Reading Bob Pease’s website can be both enlightening as well as entertaining as he recounts the ‘creation’ of the Signetics 9046xN Random Access Write Only Memory. To make a long story short, an engineer in the 1970s got fed up with filling out massive amounts of paperwork when writing datasheets that was not being looked over so he created the write only memory mentioned above. The datasheet can (found here and here) got approved and added into products catalogs from Signetics which were distributed to customers. The management teams realized that the chip was fake (and probably read the datasheet for the first time) when customers started inquiring about pricing and availability. In the end, Signetics decided to take a humorous approach and pay to have the datasheet published as a two-page April fools joke in Electronics Magazine. It seems that many companies have begun to focus on streamlining internal paperwork which would hopefully lead to less disgruntled engineers, however, companies these days seem to have less tolerance for humor. With the ease of on-line publishing, every single company that has any visibility is subjected to some level of ridicule and often makes matters worse by sending cease and desist notices. This makes knowing the difference between parody and libel that much more important than ever.
( wom.pdf )
This time, ed we have the FW82801 from Intel, no rx a part of the i845 chipset. Not much to see here other than the logo. I am hoping to do some more analog circuits in the upcoming weeks so that readers can enjoy a less-busy view. Let me know what you think.
A little off topic, pills healing but some clever researchers at UCLA have created the Gene2Music project where they mapped classical music to genetic sequences and created some MIDI files (as well as sheet music). The image above is from one of the sheet music sections.
This week, thumb we have the Playstation 2 Emotion Engine. Upon doing some background research, generic I came across this nice article regarding the design of the PS2 memory subsystem by Rambus. On a side note, I had to subject this chip to an acid bath twice so as not to risk cracking it when I removing the die from the package. The was that some of the surface scratches actually ended up removing part of the metal layer on to and exposing some of the chips innards. Next time I run into a chip that is mostly metal on top, I may try to exploit this technique to remove some of the cover. I might also try to use a UV laser that my department just bought.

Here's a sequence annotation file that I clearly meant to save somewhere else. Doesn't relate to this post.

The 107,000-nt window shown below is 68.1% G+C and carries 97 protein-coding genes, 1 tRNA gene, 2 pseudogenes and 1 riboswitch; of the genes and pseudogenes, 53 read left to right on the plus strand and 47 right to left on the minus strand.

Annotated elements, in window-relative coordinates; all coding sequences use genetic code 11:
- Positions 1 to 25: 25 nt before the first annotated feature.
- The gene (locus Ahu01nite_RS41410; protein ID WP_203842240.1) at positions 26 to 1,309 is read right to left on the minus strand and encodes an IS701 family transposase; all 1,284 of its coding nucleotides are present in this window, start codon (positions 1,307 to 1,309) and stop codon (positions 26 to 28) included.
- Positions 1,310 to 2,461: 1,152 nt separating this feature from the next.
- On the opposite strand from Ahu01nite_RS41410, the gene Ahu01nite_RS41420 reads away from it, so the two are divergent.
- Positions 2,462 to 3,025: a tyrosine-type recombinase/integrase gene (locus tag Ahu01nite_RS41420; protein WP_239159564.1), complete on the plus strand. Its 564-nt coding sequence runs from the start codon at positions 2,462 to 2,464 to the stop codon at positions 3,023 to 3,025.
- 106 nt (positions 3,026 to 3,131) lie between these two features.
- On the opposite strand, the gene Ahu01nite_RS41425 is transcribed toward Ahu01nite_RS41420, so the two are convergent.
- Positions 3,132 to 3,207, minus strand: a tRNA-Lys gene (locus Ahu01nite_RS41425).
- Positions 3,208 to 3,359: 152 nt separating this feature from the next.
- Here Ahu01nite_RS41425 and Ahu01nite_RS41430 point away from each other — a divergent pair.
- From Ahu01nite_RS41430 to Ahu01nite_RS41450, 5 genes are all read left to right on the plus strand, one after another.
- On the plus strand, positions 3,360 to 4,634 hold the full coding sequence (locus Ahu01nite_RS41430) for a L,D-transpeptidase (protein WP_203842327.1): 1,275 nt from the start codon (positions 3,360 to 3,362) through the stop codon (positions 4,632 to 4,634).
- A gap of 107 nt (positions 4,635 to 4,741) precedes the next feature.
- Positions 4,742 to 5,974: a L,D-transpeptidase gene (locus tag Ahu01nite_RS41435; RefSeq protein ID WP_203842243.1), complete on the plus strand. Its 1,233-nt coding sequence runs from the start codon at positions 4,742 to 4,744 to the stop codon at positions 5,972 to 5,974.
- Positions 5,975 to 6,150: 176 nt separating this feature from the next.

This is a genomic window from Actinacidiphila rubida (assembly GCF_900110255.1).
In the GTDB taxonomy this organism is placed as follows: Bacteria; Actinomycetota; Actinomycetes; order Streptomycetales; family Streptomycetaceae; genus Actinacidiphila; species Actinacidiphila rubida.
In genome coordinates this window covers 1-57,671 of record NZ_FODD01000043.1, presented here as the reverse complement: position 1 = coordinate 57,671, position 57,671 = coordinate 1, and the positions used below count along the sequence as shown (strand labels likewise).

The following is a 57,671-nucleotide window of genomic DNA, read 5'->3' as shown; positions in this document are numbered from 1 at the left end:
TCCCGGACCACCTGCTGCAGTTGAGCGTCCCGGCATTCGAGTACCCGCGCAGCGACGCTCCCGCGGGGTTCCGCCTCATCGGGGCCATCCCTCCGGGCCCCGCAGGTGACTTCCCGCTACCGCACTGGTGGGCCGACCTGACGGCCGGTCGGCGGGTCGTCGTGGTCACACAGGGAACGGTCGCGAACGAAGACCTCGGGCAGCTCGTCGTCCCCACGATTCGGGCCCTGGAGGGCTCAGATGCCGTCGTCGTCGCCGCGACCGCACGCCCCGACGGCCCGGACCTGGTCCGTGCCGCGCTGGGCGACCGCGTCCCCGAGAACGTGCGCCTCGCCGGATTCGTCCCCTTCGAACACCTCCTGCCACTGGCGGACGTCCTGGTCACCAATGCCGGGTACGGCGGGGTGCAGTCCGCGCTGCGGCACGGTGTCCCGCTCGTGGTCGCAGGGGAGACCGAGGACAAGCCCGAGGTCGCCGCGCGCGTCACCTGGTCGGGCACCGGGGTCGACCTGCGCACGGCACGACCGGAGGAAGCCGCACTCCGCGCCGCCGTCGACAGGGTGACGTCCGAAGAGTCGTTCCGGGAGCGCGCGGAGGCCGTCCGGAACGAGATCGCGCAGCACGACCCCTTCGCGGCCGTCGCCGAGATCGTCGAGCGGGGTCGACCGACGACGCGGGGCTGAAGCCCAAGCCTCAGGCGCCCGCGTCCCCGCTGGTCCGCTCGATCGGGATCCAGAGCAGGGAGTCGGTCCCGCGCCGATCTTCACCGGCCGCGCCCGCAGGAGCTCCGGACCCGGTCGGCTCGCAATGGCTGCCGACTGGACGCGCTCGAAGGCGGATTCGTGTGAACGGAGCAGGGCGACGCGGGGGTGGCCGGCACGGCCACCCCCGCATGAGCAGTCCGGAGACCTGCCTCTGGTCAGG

As per my previous post, I have started working out the waveforms to interface a Sony dualshock 2 controller. I decided to go with a Cypress PSoC instead of a standard 8051 because it has a built in SPI controller thereby making the bit-banging much easier. The downside is that I don’t have a C compiler built into the development suite, but that is all right, I am pretty good with assembly. In the process of setting this board up and testing a few things, I found the embedded systems section of wikibooks quite useful. The whole electrical engineering section looks pretty good. The pages can be edited by anonymous readers just as easily as wikipedia, however, I have not found anything terribly wrong in the limited time I spent looking at the site. Over all, it seems like a decent place to learn for beginners and to contribute for experts.
Ever since I learned to make truckloads of money on the internet, I have been mulling over the idea of buying myself a slim PSP. The main motivation for the purchase would be a few fun games that are PSP exclusives. The problem is that I don’t have any use for the portable aspect of the system and would actually prefer to keep it plugged into the TV. The slim PSP has component output capability, however, you still have to hold the device to play it. While looking at Hack A Day, I saw several ( 1 ) ( 2 ) methods to augment the inputs on the PSP, all involving directly wiring buttons and potentiometers directly to the PSP mainboard. A better option would be to attach a Playstation 1/2 controller port to the PSP so that a wireless PS2 controller can be used. Luckily, Jameco has some tutorials on communicating with the controller. I guess its a good time to get back to work with that 8051 board I built some time ago and see if I can get the interface to work.
( Broken PSP image is from mylife. )